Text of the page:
It’s a Hard Raines Fall

Howell Raines. (Getty Images)

Howell Raines. (Getty Images)

At 10:31 a.m. on June 5, staffers at The New York Times received an e-mail announcing a 10:30 a.m. meeting in the main part of the news room, near the national desk where the Pulitzer Prize winners are usually announced. But as reporters and editors made their way into the building, there was a noise that is different than the usual one around the third floor at 229 West 43rd Street, a sound that reporters are attuned to hear: the sound of news.

Waiting there were executive editor Howell Raines, the subject of so much controversy since–five weeks to the day before–reporter Jayson Blair, groomed in Mr. Raines’ regime, resigned after having savaged the paper with serial incidents of journalistic vandalism. Mr. Raines’ wife, Krystyna Anna Stachowiak was there. So was managing editor Gerald Boyd, and his wife.

Mr. Raines got up and stood at the microphone and began to talk. It wasn’t working. “Turn it on!” some reporters yelled.

“This is the last time I will stand here before you,” Howell Raines said.

Within minutes it all rolled out. The 66-year-old Joseph Lelyveld, Mr. Raines told the room, who retired as executive editor in 2001 to make way for Mr. Raines, would return to the New York Times to take over as interim executive editor.

Managing editor Gerald Boyd, who in recent days toured the newsroom, desk-to-desk, with Mr. Raines to consolidate support, was stepping down.

Watching him were Arthur Sulzberger, Jr., the publisher of the newspaper, and his father, Arthur Ochs Sulzberger, once a boyish publisher like his son, now a patriarchal 77-year old. And one could only imagine–and someday we’ll know–what was going on in their minds.

“Let me put it this way,” said one source at the Times. “I think you have to be very deep into the place to really be able to offer good judgments on these kinds of issues. I don’t think being a board member or a family member would give you a sufficiently good feeling for a lot of these issues to be the decision maker.”

In other words, the weight for the decision fell upon Arthur Sulzberger Jr., and nobody–not the Sulzberger family nor many second-guessers around them–were in a position to understand the Mr. Sulzberger Jr.’s thinking: “This is what the chairman of the company is paid to figure out. I think he was right not to get rid of Howell the day after Jayson Blair, and to try to fix it. Because Howell is a very very talented journalist. But I think he”–Mr. Sulzberger–“was also right to recognize that it couldn’t be fixed.”

And finally, it was Arthur Sulzberger Jr.’s dilemma. Mr. Raines had made himself an untenable executive editor for the New York Times, not so much because of Blair affair, but because of the weakness of his position after the scandal. “Howell ruled by fear,” said one not-very-sympathetic Times watcher. “And when he wasn’t strong enough to rule by fear anymore, he couldn’t rule.”

There haven’t been many cited instances of Mr. Raines actually ruling by fear. But the perception of the atmosphere within the paper–inherited by him or made by him–is that the Raines years, both of them, were unpleasant.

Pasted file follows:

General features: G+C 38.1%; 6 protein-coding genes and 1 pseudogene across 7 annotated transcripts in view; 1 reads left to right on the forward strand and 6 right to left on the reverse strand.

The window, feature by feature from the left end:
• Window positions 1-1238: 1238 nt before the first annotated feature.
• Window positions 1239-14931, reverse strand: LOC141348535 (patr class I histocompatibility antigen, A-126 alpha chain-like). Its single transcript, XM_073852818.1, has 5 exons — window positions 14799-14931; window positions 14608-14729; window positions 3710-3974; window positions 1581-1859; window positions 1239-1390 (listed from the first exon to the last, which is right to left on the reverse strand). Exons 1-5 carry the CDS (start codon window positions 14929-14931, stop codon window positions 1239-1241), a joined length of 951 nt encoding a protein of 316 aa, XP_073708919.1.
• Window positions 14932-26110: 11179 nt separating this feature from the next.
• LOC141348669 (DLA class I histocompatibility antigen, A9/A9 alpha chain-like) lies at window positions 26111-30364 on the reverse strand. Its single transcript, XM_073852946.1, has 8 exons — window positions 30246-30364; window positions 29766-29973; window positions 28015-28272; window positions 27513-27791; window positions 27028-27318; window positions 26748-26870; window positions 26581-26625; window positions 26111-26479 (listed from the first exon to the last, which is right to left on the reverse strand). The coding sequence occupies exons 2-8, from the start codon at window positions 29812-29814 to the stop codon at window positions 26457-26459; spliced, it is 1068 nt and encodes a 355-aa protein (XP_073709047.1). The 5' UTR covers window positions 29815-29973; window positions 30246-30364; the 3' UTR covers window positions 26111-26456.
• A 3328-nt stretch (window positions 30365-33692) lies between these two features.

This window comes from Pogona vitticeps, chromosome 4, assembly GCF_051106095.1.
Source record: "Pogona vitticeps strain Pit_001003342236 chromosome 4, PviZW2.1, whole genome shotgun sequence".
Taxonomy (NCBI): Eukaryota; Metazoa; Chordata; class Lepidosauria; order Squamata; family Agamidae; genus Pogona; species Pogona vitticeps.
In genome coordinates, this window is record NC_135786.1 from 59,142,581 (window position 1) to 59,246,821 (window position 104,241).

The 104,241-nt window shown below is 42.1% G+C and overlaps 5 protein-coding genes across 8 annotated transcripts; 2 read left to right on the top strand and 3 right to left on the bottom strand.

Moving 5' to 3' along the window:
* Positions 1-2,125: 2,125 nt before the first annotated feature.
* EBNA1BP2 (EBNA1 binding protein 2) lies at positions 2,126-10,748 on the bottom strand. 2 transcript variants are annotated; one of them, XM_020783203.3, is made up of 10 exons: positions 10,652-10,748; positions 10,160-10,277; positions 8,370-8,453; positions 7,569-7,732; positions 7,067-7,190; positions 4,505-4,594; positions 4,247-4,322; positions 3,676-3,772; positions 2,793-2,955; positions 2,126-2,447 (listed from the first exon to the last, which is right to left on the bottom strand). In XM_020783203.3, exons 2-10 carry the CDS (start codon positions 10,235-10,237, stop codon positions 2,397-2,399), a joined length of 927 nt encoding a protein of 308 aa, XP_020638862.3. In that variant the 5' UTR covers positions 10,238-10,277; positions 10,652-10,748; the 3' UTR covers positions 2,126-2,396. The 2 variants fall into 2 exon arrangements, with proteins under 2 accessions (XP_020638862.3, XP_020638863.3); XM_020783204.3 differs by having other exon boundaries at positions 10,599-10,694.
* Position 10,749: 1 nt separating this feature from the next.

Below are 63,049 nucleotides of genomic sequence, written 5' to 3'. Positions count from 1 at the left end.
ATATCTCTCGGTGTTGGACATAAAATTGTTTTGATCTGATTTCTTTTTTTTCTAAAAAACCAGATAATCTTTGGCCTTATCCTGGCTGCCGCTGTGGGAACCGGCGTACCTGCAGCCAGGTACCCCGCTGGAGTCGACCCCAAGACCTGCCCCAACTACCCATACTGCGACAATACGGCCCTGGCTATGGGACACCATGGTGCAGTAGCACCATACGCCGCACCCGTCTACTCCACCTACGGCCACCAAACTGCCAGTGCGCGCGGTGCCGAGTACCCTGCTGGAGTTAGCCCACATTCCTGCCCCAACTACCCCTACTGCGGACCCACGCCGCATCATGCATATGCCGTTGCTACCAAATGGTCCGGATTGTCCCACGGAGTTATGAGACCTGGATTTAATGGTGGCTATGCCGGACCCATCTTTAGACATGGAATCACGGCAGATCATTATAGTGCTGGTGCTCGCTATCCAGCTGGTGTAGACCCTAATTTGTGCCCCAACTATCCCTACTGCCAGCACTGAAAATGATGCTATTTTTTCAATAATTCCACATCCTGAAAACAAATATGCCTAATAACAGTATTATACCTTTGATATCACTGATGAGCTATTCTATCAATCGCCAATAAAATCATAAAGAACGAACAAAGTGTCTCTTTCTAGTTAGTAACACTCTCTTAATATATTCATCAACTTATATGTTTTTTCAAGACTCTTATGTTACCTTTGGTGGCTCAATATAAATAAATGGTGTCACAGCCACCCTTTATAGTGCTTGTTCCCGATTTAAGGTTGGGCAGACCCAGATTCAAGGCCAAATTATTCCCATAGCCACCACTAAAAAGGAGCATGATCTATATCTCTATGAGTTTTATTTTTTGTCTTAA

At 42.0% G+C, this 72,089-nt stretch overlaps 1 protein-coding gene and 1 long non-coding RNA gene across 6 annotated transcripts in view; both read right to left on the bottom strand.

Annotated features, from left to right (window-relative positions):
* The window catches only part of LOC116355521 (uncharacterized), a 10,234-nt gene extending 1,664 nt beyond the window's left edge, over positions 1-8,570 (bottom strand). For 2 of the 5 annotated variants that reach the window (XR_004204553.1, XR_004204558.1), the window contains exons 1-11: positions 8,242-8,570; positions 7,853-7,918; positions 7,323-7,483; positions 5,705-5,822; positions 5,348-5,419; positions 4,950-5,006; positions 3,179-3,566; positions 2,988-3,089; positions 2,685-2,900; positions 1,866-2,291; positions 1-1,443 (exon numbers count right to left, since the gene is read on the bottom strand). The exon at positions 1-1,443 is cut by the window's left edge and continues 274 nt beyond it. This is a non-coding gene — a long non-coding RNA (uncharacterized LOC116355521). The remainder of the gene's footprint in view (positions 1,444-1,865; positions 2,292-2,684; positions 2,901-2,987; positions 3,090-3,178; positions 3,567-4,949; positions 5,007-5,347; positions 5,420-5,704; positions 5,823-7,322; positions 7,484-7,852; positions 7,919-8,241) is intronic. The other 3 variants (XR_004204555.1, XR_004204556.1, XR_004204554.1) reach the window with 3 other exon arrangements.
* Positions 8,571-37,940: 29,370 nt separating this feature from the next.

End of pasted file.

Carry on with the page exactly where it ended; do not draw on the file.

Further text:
When Arthur Sulzberger Jr. went down to Washington to find out whether the bureau hated Mr. Raines so much that the rest of his time was impossible, the answer was: yes.

According to several Times sources familiar with the situation, in Mr. Sulzberger’s visit to the Washington bureau Tuesday June 3, he was asked during an off-the-record brown-bag lunch “whether or not it mattered to him that Mr. Raines had the support of the newsroom.” And bureau reporters questioned if Mr. Raines was going to be truthful in answering written questions to a Wall Street Journal investigation into the paper.

Sources told The Observer that after the lunch, Mr. Sulzberger asked for the resignation of Messrs. Boyd and Raines. (Times spokeswoman Catherine Mathis denied the claim. “Howell and Gerald made the decision to resign yesterday,” she said. “They thought it was in the best interest of the Times, and Arthur agreed.)

According to sources, Mr. Sulzberger received pressure from both family members–dismayed over the reported venom–and by members of The Times board, increasingly worried over what would be revealed in The Journal piece. Among the people said to be campaigning for Mr. Raines’ resignation were cousin and Times Company vice chairman Michael Golden.

And Mr. Sulzberger’s father, Arthur Ochs Sulzberger.

But “it was more than just dad,” one Times source said.

Some thought that Mr. Raines’ friendship with Arthur Sulzberger Jr. might allow Mr. Raines to finish his term, that his immense talent as an editor would create an opportunity for another big win for him, the kind he had after Sept. 11 and during the Iraq war.

However, according to a Times source, support from Arthur Sulzberger Jr. was not enough. The family that controls The New York Times is not monolithic in its support of the editors of the newspaper, as editors as disparate as A.M. Rosenthal and James Reston have discovered in the past century. In the past few weeks, members of the Sulzberger family were calling Times staffers, hoping to gauge the gravity of the situation there, and to assess the staff’s faith both in Mr. Sulzberger, the publisher, and Mr. Raines.

Steve Rattner, a former Times reporter and close friend of the younger Sulzberger, declined a request for an interview but said: “This is obviously a horrible thing for any institution to have to go through, but in many cases, including this one, I am very optimistic that the institution will emerge stronger and healthier as a result of it.”

Mr. Golden did not return a call seeking comment.

Indeed, according to one Times source, Mr. Raines, in the 24 hours leading up to the June 5 meeting, “did not sound like someone intending to quit.” And yet, there he was, with Mr. Boyd and the Arthur Sulzbergers, of past and present, on the fourth floor of The Times, just outside the national desk. As the words were passed around the room, as staffers who had been getting their coffee up in the cafeteria, or were in the bathroom, or missed the first few minutes began to get the idea: this had never happened before in the history of the Times. It was ugly history, the kind that the New York Times liked to believe happened at the places it covered, being made.